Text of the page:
One of the single best predictors of a population’s IQ is the winter temperature of their ancestral environment, with colder ancestral winters predicting higher IQ today. Explaining this correlation, Richard Lynn proposed that higher IQ evolved in colder environments because you had to figure out how how to build shelter, sew clothes, make fire, hunt animals etc.

To me this makes good sense, but critics would point to the cold adapted Neanderthals who are generally considered less intelligent than modern humans, as evidence of the cold not requiring much intelligence. After all the Neanderthals survived the ice age just fine until our own species invaded their territory.

Or did they? New research suggests that our species was not to blame for the Neanderthal extinction.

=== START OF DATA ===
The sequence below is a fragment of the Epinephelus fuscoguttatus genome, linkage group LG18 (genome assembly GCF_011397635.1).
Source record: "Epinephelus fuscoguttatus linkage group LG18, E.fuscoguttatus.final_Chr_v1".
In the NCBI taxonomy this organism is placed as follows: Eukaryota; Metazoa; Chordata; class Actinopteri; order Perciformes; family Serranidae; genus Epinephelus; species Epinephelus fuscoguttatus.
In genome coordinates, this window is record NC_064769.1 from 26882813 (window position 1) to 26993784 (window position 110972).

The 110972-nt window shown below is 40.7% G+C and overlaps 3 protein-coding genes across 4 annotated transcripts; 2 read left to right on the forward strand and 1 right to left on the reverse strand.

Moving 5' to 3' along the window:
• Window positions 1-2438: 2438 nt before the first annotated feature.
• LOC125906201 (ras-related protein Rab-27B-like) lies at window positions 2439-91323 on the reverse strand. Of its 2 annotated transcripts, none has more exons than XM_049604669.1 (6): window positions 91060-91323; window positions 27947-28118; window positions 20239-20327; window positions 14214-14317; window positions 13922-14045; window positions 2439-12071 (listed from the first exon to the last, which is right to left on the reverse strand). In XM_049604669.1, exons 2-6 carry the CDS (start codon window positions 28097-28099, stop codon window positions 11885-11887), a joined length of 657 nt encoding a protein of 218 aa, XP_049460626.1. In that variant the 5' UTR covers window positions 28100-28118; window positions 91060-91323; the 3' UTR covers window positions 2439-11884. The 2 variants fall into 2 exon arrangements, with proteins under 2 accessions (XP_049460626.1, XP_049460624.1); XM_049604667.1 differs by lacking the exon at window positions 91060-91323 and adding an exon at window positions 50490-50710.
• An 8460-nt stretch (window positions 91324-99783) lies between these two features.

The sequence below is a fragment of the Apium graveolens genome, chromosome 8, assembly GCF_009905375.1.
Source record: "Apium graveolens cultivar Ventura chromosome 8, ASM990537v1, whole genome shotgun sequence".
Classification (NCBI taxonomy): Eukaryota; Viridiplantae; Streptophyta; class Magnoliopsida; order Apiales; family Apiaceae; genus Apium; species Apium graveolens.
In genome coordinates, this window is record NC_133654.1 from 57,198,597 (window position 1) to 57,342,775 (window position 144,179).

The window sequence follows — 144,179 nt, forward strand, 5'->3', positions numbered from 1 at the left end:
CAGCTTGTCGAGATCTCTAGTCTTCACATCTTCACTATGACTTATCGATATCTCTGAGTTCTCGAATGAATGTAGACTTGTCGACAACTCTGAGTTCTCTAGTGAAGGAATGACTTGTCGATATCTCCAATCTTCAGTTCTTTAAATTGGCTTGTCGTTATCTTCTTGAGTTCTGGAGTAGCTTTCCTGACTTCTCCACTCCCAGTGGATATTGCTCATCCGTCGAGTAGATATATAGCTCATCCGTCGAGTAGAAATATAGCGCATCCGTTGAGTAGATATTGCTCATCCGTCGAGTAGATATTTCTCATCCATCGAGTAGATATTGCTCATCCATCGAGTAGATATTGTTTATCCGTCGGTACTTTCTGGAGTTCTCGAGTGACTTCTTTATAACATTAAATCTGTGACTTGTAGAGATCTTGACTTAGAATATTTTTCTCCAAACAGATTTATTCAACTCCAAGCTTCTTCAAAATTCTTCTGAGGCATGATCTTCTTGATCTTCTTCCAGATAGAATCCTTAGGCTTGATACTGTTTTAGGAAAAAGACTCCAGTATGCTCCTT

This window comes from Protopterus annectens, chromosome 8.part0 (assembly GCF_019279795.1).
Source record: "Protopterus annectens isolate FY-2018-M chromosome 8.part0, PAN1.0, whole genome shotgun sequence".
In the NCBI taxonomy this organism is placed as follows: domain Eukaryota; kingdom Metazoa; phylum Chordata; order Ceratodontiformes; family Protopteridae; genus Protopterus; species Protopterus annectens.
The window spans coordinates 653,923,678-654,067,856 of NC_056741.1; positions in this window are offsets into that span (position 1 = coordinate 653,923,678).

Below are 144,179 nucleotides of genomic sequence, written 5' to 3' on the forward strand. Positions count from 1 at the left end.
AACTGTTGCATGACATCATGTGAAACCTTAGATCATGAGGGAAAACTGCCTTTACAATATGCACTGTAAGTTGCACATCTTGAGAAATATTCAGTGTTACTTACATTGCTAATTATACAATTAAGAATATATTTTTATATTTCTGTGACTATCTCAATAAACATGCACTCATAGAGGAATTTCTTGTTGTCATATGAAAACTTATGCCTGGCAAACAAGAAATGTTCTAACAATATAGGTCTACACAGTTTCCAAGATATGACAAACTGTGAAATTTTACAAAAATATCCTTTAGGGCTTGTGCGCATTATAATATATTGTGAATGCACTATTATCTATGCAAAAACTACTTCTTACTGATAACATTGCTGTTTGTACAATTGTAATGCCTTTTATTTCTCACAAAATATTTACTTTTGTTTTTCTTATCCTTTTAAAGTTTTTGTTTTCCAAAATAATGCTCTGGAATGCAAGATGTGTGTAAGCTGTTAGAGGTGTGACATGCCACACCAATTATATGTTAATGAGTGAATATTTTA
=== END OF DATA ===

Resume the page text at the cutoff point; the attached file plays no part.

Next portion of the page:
The Guardian’s science editor Ian Sample writes:

The Neanderthal population was so small at the time modern humans arrived in Europe and the Near East that inbreeding and natural fluctuations in birth rates, death rates and sex ratios could have finished them off, the scientists claim.

But why were their populations so small to begin with? Probably because they weren’t smart enough to adapt to the cold so their death rates remained too high for their population to grow. Despite the fact that their short muscular physiques were exquisitely adapted to the cold per Allen’s rule, it was a problem they never fully solved.